“Bill was more than a colleague; he was a friend to all of us and a dedicated leader and mentor for so many within our company. His remarkable accomplishments and contributions to music will forever remain an important part of CMG’s legacy, and, most important, we will forever remember his generous spirit and sense of humanity in our hearts.”
Universal Music Publishing Group (UMPG) Chairman & CEO Jody Gerson stated, “We are so fortunate to have spent the past few years becoming close with Bill. A wonderful partner to UMPG, his ability to run his company was second to none and he did it with the utmost integrity and skill.
“Above all else, Bill will be remembered as a tremendous human being and friend to everyone that knew him. Our thoughts are with his loved ones and all of the CCMG family.”
Among his numerous accomplishments, Hearn received the TJ Martell Foundation’s Frances Preston Lifetime Music Industry Achievement Award in 2015 for his contribution to the music industry.
He won Grammy Awards in 1995 and 2006 for his role as Compilation Producer for Amazing Grace, A Country Salute To Gospel and Oh Happy Day: A Gospel Music Celebration, respectively. He was honored with The Recording Academy’s President’s Merit Award in 2006.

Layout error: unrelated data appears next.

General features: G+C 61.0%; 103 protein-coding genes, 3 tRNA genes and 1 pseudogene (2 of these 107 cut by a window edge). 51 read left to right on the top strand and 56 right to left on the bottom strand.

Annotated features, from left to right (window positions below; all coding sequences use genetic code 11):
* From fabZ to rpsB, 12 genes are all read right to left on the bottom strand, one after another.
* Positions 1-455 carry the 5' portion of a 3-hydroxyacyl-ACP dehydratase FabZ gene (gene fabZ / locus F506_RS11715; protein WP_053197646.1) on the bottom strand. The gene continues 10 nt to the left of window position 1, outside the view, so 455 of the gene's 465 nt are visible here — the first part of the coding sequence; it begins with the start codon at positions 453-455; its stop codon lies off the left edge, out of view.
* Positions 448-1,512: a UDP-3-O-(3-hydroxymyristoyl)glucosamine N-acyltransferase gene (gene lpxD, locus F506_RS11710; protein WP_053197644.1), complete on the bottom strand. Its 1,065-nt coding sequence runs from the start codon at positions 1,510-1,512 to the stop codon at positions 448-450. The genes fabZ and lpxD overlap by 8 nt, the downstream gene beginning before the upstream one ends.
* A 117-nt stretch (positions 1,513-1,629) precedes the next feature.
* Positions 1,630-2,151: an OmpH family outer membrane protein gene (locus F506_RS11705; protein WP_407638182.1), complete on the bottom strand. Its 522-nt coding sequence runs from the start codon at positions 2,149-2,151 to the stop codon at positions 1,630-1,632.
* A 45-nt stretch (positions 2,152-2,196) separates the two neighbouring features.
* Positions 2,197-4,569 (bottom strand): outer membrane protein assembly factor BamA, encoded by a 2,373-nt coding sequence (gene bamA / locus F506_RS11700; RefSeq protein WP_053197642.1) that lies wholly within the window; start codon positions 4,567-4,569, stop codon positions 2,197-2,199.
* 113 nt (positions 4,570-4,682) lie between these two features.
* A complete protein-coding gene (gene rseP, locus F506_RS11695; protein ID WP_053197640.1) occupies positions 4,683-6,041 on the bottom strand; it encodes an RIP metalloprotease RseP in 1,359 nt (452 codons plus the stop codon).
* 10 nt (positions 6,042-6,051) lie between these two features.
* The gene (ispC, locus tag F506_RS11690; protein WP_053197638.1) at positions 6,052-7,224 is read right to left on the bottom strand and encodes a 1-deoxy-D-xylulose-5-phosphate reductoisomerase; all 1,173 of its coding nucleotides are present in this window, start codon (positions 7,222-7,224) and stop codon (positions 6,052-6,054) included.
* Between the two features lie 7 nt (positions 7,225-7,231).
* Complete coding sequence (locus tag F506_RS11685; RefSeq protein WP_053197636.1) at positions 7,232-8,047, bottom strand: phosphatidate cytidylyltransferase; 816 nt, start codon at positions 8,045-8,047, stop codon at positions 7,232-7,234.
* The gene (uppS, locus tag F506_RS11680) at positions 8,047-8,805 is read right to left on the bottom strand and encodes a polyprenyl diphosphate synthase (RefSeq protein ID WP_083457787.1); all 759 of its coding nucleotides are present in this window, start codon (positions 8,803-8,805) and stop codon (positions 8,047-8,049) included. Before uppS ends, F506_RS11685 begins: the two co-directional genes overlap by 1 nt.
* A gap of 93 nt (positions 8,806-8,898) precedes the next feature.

Artists with whom Hearn has been associated with in his company-leading roles have earned more than 200 Gold, Platinum and Multi-platinum album and video certifications, as well as 40 Grammy Awards, 40 Stellar Awards and 235 Dove Awards (sponsored by the Gospel Music Association).
The Hearn Family Charitable Foundation actively supported the Nashville Symphony, Music Health Alliance, Nashville Food Project, Nashville Rep Theatre, Thistle Farms/Magdalene, Compassion International and Healing Waters. Hearn was a past National Chairman, National Board and Executive Committee Member of the T.J. Martell Foundation.